Brr! Don't Forget Your Mittens Out There
Jan. 7, 2014: “I wear my convertible mittens during the cold conditions,” advises Sharon Morales, VDOT's Safety Resource manager. “My mittens are really ‘fingertip-less’ gloves with a mitten covering. My fingers radiate warmth inside the mitten portion. When I need dexterity, the mitten section flips up revealing my gloved fingers. Wearing mittens is the best way to keep fingers warm.”
Here are some other winter weather tips:
- Avoid alcohol, caffeine and nicotine before shoveling snow. These substances increase your heart rate and may cause your blood vessels to constrict, increasing your risk for a heart attack.
- If you have certain conditions, such as asthma, heart problems or Raynaud's disease, check with your doctor about safely working in cold weather. Your doctor can review any special precautions you need based on your condition or medications you might take.
- Dress in layers that you can remove as soon as you start to sweat and then put back on as needed.
First Layer: A thin layer of synthetic material which draws sweat away from your body. Avoid cotton, which stays wet next to your skin. Second Layer: Add a layer of fleece or wool for insulation. Third Layer: Top with a waterproof, breathable outer layer. A heavy down jacket or vest may cause you to overheat if you're exercising hard. If you're lean, you may need more insulation than someone who is heavier.
- Wear a hat in cold outdoor working conditions. Up to 10 percent of your body heat can be lost through your head!
- If it's very cold, consider wearing a face mask or scarf to warm the air before it enters your lungs.
- Help keep your balance when walking on slippery surfaces by keeping your hands out of your pockets. Wear gloves or mittens.
Remember: Maintain three points of contact to increase stability and reduce your chance of slipping or falling when climbing onto or off of equipment.
Caption: Kevin King returns from a 12-hour shift pushing snow in the Tappahannock area during a 2010 winter storm.
Back To School (Again)
Dec. 10, 2013: For the fourth straight year, Donald Mays (right) of the Bryant area headquarters in Nelson County has gone back to school for VDOT.
Bringing various pieces of equipment, Donald represented VDOT during Rockfish River Elementary School’s Community Workers’ Day event.
He has taken a truck or motor grader in the past, but this year he decided to show his truck “dressed for winter weather.”
“He did a super job, as usual,” said Stacey Johnson, Rockfish River Elementary’s library media specialist,
The children eagerly asked questions and Donald provided entertaining answers and real life examples. And, the big bag of candy he shares never fails to bring huge smiles.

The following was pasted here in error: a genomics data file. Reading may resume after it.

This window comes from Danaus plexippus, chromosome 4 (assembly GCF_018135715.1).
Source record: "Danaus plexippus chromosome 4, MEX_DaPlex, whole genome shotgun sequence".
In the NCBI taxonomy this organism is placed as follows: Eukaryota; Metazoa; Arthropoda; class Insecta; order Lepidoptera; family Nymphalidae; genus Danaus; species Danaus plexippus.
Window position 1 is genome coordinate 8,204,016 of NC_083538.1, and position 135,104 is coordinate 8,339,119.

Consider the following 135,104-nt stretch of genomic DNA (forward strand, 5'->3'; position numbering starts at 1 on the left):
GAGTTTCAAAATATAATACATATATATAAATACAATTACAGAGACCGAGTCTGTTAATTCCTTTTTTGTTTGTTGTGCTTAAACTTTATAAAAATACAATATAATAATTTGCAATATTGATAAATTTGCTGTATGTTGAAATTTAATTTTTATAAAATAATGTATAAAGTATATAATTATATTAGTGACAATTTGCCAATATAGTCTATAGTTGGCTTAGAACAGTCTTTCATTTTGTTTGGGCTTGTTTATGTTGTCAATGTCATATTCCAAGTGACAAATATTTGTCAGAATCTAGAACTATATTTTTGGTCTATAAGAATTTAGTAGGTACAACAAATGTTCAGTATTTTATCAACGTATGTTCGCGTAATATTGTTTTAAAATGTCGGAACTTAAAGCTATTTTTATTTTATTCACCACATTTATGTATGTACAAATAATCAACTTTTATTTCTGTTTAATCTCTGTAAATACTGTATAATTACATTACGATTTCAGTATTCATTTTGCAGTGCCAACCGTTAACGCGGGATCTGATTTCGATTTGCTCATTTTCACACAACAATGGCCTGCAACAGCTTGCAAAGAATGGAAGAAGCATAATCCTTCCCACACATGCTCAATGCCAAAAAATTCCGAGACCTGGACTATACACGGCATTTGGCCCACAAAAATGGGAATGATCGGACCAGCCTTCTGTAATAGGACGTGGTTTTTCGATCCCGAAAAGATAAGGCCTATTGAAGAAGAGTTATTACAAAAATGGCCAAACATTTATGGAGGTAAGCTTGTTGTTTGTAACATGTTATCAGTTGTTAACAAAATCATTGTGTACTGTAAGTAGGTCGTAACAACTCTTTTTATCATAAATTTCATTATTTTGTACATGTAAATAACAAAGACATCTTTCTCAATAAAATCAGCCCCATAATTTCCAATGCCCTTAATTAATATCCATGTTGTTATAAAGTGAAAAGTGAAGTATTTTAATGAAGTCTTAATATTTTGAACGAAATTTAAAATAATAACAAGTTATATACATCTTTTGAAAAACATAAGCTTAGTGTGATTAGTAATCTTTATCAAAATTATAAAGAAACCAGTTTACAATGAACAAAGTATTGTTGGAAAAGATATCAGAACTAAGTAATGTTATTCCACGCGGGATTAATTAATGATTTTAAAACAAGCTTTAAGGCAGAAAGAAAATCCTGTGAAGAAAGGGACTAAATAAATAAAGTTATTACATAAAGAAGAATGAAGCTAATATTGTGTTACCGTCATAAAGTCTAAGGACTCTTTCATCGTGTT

Gold In Paving
Nov. 20, 2013: In 2010, the Richmond District began working on a pothole patching blitz on Route 195 (Downtown Expressway) in Richmond. This year, the project brings home a gold award.
The American Concrete Paving Association recognized VDOT for excellence in Concrete Pavement Restoration in its 24th Annual Excellence in Concrete Pavement awards for 2013.
“The road needed more than just temporary repairs,” said Doug Kisamore, Richmond District construction manager, “We ended up completely replacing the concrete.”
The project stretched almost two miles from Meadow Street to West Cary Street, and included 12 ramps with the mainline road. The new concrete pavement provides more safety and a smoother ride for drivers.
The award winners were chosen by an independent panel of industry experts from across the U.S. and Canada. VDOT was one of only 31 winners in North America recognized for excellence in paving.
Answering The Call
Sept. 16, 2013: Petersburg Residency Administrator Bob Zimmerman (at right in photo) was on vacation when dark clouds hovering over the Richmond District opened wide.
Rain fell at an alarming rate, and some roads quickly became impassable in Prince George County. Zimmerman received a call that a bridge had washed out on Route 10.
He immediately reported to the scene where he found pavement washout, erosion, downed trees and guardrail damage.
Zimmerman decided to close the bridge and posted a detour that would take motorists an additional 35 minutes.
The road remained closed for about a week, making travel difficult for locals and delivery trucks.
“The work that had to be done was as involved as a major project. We had to figure out what materials, equipment we’d need, perform thorough inspections and manage the area as if we had an open work zone, but with an emergency timeline,” said Zimmerman.
Zimmerman was the subject of a resolution for his service at the Prince George County Board of Supervisors meeting. The resolution commended Zimmerman and VDOT for “their immediate response to the imminent dangers posed by this storm and assisting tirelessly in the County recovery efforts.”